Shiu-Lok Hu’s work began decades ago in utter frustration with a powerful and unknown virus and continues today…with promising new leads and a novel approach to creating an HIV vaccine.
“I began this work 30 years ago and have seen the diagnosis of AIDS change from a certain death sentence to a manageable chronic condition. My dream is to see it disappear.”—Shiu-Lok Hu, Milo Gibaldi Endowed Professor of Pharmaceutics
Vaccines save lives. When the human immunodeficiency virus (HIV) was identified, there soon followed calls to create a vaccine. If we can have vaccines for influenza, mumps, measles and other viruses, it seems logical that we could have one for HIV as well.
But HIV presents a significant challenge to creating a vaccine. HIV is a highly lethal virus that continues to evolve in the body, making it difficult for the infected person to clear the infection. Without effective therapeutic intervention, there are few survivors after contracting HIV. “If you get mumps and recover from it, you develop a lifetime immunity,” explains Pharmaceutics Professor Shiu-Lok Hu. “This has been the paradigm for classical vaccine development: to mimic natural infection without causing the disease. But, to make a HIV vaccine, we may have to look for a new paradigm. HIV leaves few survivors. Unfortunately, HIV has evolved many mechanisms to evade the immune system and ultimately destroy it. Even today, with effective treatments, if you stop taking drugs, the virus comes back.”
About 30 years ago, Shiu-Lok had a breakthrough to create a prime-boost immunization to help the body fight the virus, similar to other vaccine protocols with booster shots. That breakthrough began decades of Shiu-Lok’s research funded by the National Institutes of Health and more recently by the Gates Foundation.
So far, the only vaccine that has shown a modest (~30%) efficacy is the one tested on >16,000 volunteers in Thailand (the Thai trial), that uses the “prime-boost” strategy. Although the Thai trial has shown the feasibility of vaccination against HIV, further improvements are needed to make it an effective preventive measure.
Shiu-Lok has joined forces with Associate Professor of Medicinal Chemistry Kelly Lee to continue the research to find a reliable vaccine and booster. They are using a genetically engineered smallpox vaccine to prime the immune system, followed by recombinant HIV proteins as a boost. In this new grant, Shiu-Lok and Kelly hope to improve the efficacy of the “prime-boost” approach by designing a more effective vaccine. Kelly has studied the influenza virus, which utilizes mechanisms similar to those used by HIV to “dock” onto the host cell, pry it open, transfer the viral genes into the cell, thereby taking it over and causing the infection.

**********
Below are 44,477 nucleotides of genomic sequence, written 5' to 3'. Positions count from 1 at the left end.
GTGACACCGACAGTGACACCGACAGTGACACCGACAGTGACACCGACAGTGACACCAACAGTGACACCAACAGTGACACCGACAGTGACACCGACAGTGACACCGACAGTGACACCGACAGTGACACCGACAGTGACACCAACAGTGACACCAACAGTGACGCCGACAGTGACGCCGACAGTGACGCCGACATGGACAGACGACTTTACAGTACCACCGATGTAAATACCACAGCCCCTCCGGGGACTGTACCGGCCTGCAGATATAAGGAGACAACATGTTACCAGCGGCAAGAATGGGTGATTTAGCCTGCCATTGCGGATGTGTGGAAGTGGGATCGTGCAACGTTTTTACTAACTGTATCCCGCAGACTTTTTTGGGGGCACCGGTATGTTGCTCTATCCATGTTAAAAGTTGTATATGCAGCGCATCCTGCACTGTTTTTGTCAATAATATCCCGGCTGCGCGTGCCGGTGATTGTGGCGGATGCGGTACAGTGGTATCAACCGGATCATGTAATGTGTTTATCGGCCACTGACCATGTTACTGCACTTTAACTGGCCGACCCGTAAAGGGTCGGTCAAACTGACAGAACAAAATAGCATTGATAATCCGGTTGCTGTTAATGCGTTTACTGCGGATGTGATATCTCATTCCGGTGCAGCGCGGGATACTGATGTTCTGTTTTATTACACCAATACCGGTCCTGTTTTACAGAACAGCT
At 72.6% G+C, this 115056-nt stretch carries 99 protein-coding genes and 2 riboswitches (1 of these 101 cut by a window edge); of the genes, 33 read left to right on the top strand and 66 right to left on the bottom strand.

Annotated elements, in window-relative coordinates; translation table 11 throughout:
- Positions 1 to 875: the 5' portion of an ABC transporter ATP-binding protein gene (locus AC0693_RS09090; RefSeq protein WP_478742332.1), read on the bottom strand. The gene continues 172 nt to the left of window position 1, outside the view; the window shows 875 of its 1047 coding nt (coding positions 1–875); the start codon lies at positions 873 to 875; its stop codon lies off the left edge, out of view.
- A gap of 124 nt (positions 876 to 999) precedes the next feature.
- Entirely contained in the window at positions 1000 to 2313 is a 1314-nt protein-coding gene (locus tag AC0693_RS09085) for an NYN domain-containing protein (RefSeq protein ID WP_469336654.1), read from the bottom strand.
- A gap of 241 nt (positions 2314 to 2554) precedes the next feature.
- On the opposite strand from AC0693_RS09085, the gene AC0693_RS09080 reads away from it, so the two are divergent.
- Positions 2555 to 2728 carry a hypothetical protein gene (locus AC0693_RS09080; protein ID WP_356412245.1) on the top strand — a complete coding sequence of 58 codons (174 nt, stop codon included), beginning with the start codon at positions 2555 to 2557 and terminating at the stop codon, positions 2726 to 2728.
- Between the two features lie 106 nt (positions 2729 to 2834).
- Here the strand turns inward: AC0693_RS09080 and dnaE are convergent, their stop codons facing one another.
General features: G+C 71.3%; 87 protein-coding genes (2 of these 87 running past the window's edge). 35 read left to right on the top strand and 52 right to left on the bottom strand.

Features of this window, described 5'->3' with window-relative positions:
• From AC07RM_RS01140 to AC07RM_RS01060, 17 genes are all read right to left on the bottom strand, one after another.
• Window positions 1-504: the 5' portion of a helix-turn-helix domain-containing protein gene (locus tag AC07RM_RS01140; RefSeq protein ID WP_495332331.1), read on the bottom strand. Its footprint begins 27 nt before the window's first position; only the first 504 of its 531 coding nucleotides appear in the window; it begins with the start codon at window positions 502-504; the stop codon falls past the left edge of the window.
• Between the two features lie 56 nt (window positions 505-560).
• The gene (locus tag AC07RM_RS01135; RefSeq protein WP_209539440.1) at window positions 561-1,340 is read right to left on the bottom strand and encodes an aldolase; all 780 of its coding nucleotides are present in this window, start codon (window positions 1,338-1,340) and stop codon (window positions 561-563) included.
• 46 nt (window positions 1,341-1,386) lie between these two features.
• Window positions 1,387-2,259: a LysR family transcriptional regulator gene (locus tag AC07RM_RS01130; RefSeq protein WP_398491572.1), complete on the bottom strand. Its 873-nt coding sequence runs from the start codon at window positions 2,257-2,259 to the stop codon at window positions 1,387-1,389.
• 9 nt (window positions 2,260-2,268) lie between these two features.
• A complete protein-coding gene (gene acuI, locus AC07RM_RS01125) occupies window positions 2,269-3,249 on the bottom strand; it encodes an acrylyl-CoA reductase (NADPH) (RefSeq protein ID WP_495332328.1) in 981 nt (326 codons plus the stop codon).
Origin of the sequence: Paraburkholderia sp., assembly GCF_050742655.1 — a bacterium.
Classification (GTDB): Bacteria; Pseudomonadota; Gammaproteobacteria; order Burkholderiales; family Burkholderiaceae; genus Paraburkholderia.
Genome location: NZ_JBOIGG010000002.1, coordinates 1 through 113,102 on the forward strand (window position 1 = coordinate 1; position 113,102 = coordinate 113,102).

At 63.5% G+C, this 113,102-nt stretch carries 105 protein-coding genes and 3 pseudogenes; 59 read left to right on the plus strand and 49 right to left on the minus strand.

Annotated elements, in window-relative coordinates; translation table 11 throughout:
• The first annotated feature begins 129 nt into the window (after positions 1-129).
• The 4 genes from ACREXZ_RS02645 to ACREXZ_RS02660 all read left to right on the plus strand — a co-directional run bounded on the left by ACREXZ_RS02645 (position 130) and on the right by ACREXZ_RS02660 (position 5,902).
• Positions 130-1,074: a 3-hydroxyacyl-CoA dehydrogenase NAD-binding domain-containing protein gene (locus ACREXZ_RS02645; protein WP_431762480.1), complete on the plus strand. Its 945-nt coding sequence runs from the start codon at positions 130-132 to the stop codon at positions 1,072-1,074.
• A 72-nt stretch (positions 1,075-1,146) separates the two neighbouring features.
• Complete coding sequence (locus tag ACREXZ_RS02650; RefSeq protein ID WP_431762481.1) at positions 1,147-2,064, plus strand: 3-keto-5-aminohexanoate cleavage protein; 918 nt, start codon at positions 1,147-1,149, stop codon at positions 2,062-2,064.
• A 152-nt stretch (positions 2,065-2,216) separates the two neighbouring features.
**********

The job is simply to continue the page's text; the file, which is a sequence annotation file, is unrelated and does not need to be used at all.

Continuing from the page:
The team seeks to create a vaccine that could better expose the part of HIV it uses to dock onto the cell, thus making it easier for the body to mount immune responses to block infection. If successful, these approaches are likely to result in greater efficacy than that achieved in the Thai trial.
This project highlights the unique capacity of the UW School of Pharmacy in pharmaceutical sciences, as Shiu-Lok and Kelly each bring different expertise in virology, immunology, and structural biochemistry to tackle problems such as HIV vaccine. Their partnership could well lead to a breakthrough to find a safe and efficacious vaccine to help make the world free of AIDS.
The five-year, $4.5M grant was funded by the National Institute of Allergy and Infectious Diseases, National Institutes of Health (R01AI129673).
To study with UWSOP’s top faculty in health economics and outcomes, medicinal chemistry, and pharmaceutics, click here for more information about our Graduate Programs in Medicinal Chemistry, Pharmaceutics, Pharmaceutical Outcomes Research and Policy, and Biomedical Regulatory Affairs.